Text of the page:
Given a maximal flag F, there are exactly r maximal flags differing from it in just one position. All these are fixed by the stabiliser of F in the group of combinatorial automorphisms. So the order of the group does not exceed the number of maximal flags. We say that the polygon is regular if equality holds, which means that the group acts transitively (and regularly) on the set of maximal flags.

In a regular polygon, there is a unique element s_{i} mapping F to the flag F_{i} differing from it in position i only; it maps F_{i} back to F, so its square is the identity. Connectedness implies that these r elements generate the automorphism group. Moreover, if |i−j|>1, then s_{i} and s_{j} commute. So the automorphism group of a regular polytope is what is called a string C-group, which includes an intersection condition implying that the intersection of the subgroups generated by the involutions s_{i} for i∈I and for i∈J is generated by those with i∈I∩J.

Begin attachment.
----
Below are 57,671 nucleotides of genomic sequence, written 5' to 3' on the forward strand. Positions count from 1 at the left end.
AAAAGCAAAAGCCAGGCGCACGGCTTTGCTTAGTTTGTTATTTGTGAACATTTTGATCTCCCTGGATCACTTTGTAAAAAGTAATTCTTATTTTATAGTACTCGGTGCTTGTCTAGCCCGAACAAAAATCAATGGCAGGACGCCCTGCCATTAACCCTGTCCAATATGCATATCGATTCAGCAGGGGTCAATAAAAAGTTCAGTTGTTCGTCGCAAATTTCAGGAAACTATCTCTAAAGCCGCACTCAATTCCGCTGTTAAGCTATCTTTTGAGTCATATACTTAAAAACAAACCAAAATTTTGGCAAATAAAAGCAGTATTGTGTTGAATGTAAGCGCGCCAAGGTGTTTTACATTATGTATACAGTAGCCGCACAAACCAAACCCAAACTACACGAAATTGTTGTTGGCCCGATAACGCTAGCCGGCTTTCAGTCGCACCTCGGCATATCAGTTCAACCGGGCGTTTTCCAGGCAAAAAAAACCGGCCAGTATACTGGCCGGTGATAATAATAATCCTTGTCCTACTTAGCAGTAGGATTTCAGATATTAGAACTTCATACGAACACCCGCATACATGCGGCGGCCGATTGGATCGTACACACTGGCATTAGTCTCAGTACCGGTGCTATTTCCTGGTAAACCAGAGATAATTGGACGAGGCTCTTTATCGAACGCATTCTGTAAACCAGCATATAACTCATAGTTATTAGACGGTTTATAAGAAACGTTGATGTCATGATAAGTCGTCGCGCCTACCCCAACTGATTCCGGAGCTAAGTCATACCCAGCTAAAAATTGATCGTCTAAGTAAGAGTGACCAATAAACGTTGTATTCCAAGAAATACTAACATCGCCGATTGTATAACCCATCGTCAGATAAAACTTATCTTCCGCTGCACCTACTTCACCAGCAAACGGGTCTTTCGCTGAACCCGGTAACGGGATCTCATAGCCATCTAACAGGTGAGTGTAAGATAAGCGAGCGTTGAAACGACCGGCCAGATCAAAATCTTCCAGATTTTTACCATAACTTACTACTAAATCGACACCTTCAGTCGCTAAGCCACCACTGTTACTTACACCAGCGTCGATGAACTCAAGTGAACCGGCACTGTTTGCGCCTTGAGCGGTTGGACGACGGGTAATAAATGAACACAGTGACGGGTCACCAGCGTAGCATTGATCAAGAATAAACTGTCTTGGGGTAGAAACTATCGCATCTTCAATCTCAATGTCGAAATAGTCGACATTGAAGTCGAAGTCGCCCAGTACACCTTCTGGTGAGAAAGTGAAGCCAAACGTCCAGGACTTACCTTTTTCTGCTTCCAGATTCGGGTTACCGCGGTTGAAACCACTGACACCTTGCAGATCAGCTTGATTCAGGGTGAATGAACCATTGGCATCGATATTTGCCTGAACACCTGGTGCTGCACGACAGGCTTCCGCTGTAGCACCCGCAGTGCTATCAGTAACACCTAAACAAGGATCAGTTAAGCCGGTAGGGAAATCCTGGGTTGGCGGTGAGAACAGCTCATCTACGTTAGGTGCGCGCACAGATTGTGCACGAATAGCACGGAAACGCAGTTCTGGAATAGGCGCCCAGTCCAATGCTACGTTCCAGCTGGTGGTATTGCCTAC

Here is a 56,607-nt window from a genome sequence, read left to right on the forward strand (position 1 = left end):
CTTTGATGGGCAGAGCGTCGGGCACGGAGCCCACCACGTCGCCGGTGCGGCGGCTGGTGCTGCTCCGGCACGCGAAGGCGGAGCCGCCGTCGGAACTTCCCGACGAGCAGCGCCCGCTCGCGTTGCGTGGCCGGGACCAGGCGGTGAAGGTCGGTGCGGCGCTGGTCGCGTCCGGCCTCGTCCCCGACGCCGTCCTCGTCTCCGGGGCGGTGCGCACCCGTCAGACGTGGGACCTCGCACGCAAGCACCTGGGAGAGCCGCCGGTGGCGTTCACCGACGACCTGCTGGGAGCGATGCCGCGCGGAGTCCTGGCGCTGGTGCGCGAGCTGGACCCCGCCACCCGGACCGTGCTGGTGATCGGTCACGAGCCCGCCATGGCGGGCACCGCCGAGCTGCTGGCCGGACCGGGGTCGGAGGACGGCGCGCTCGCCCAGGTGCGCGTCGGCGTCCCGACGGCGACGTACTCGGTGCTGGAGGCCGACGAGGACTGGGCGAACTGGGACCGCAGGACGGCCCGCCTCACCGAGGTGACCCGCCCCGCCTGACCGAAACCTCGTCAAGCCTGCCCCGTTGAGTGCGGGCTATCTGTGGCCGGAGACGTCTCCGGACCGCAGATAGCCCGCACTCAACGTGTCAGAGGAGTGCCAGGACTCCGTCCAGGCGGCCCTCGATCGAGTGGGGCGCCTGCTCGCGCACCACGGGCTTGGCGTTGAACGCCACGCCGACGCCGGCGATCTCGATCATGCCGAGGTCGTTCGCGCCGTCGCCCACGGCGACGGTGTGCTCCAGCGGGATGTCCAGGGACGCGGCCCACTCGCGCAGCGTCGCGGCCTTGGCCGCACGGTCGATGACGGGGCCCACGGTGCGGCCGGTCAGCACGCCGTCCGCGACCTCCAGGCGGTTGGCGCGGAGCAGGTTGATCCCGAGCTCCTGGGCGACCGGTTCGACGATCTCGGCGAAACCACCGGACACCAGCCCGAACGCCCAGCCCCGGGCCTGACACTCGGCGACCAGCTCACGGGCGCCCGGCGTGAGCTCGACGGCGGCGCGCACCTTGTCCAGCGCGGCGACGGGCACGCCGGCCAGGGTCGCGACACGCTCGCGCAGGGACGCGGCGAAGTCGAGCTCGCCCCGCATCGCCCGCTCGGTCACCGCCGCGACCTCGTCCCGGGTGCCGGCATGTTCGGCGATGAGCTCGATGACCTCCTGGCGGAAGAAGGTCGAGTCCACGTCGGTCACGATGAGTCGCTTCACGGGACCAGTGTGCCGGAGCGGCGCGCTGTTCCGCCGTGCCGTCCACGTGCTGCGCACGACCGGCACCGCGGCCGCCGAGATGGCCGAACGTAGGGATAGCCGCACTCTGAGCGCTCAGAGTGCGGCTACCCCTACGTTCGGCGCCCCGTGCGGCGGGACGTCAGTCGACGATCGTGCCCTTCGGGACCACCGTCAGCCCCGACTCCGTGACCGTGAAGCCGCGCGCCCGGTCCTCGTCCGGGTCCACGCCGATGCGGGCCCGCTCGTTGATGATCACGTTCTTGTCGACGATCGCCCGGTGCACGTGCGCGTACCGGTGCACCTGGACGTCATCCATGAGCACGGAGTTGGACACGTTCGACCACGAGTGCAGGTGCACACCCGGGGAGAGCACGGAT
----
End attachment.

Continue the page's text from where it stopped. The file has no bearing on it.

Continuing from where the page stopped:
Thus the search for regular polytopes “reduces” to the search for representations of a group as a string C-group; and a string C-group generating a group G determines a unique regulqr polytope up to isomorphism and duality.

The simplest family of regular polytopes to describe consists of the simplices (extending the sequence triangle, tetrahedron …). In this case the r generators are the adjacent transpositions in the symmetric group S_{n}, with n = r+1, occurring in the representation of this group as a Coxeter group of type A_{n} (discovered by E. H. Moore in 1896).